Nilofer: Yeah, and I think that the key in the lesson is who do you surround yourself by? So you know, whatever you call it, posse or squad or friends or professional colleagues that you appreciate learning from or mentors or sponsors, because we all have different names for roles people play in our lives, but to be able to pick up the phone with people, and to be able to relay a story like that, and for someone else to be able to say that’s bullshit, right? And so we have to really, the one thing I wish I had done early in my career, and Tara, I’m 47 years old and I feel like I’m just learning this lesson, is to be very intentional about who is in your inner circle, and how to tell your inner circle that they’re the inner circle, and so that way, when you need that place to be soft and vulnerable, there is a group of people who you can count on, you know, to be there for you, and I wish I had just really understood how much you need that as a creative person in your life.
Tara: Yeah, I’m really glad that you brought up this question of people, how have you gone about finding who’s going to be in your inner circle and kind of developing those relationships with the people that you need to have supporting you, the people that you want to have supporting you?
Nilofer: Well, I think the thing is, so I’ll tell you what I used to do in the past, and then to show you the contrast, sometimes, it’s helpful to do the what not to do story, like don’t dress like this. This is the emotional equivalent of what not to do that my friend does on the telephone show. So the what not to do, what I used to do is I used to say, you know, I should be gathering critics in my life who can help me get better at an idea, they’re the ones who are going to poke all the holes in it, etc. etc. And so I largely had people who were extremely smart, but not necessarily very kind and not necessarily very compassionate, and I just was a punching bag, so if I … which made me good at certain things. Like I’m extremely resilient, and I think because I value the push and pull of idea development with other people, that part was really served, but what I forgot I also needed or didn’t acknowledge enough is how much you also need the place to be soft, and one of my friends who’s become a friend is Nancy Duarte, and I’ll repeat what she said to me.
We had known each other for something like ten or fifteen years. Brilliant, brilliant entrepreneur. As a woman entrepreneur, there aren’t that many of us, we both knew each other in Silicon Valley, we both published our first books with O’Reilly, so you know, we had a number of connections, and at one point, she turned to me, she goes, you used to be a lot less soft, and now you’re soft and it gives us such a different relationship. And I realized that I had made a twist in my own life of who was my inner circle, had I established that with them, and then I could give myself permission to be soft, and then for me, then, it’s making a list of what those people are, and just a few years ago, I was telling my husband, you know, if I had to make that list now, what would it be, and we just sat, and happened to be lying in bed, and so we just sat there and made this list up. It’s going to be someone who I can be, you know, the rock star speaker who just did a 5500-person audience a few weeks ago. Also the person who just won, I’m now one of the top 50 ranked management people in the world, blah, blah, blah, right? Like they’ll totally get that, but they’ll also get that I’m a complete neurotic person stressing about whether or not even one person will buy my book. Right? So those two can both be true in the same body and the same person, and that colleague, that friend, that close inner circle will be the person who totally gets that both of those are both true at the same time.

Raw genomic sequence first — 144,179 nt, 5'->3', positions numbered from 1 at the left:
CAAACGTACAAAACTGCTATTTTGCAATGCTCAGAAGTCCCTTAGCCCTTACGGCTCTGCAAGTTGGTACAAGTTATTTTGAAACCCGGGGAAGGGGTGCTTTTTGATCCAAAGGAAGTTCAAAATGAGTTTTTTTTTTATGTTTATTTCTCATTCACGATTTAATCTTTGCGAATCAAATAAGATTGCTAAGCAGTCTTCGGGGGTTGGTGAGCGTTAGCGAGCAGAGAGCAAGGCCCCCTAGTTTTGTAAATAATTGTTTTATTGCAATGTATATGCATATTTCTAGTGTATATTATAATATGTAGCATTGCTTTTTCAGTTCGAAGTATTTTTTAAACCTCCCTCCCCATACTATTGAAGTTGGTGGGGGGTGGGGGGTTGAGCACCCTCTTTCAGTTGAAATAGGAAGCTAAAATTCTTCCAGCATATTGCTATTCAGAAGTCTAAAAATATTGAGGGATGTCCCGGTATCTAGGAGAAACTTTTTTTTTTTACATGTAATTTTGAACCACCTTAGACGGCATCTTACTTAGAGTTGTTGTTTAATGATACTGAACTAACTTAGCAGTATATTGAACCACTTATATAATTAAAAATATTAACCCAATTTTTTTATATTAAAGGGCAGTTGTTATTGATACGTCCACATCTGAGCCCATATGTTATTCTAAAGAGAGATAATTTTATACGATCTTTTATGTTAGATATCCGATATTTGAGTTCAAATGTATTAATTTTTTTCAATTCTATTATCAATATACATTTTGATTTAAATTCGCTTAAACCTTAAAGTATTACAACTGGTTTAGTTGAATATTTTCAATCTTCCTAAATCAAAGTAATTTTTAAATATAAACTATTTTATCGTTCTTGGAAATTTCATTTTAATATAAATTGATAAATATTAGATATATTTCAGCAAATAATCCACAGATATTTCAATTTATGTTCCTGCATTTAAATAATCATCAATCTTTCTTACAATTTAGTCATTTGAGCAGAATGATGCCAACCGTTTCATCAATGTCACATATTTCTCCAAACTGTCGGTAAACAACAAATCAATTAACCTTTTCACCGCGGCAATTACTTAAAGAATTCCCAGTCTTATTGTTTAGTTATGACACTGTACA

Tara: I’d love to go a little bit further in that direction, because I think this is, probably especially for the women in our audience, definitely for me, so maybe this is more of a personal question, that contrast between ambitious and resilient and almost like hard-nosed in the face of failure or criticism juxtaposed with being soft, being vulnerable. That’s a really difficult balance to strike, and you know, we … I think we’ve been taught so much that … that the hard side of you is what needs to show up when you’re speaking, in the boardroom, when you’re on a client call, when you’re on a sales call, whatever it might be, and I know for me personally, it can be really hard to tap into that softer side. What do you … what did you do to try and make that softer side of you more accessible in the moments when that was going to serve you best?
Nilofer: Truthfully, I think it’s that I’m cool with it. I’m cool with the fact that I’m flawed. I’m cool with the fact that I’m going to make mistakes. I’m cool with the fact that I am neurotic at times. I’m cool with the fact that I am scared at times. Like I think I have finally forgiven myself for being a human being. Do you know what I mean by that?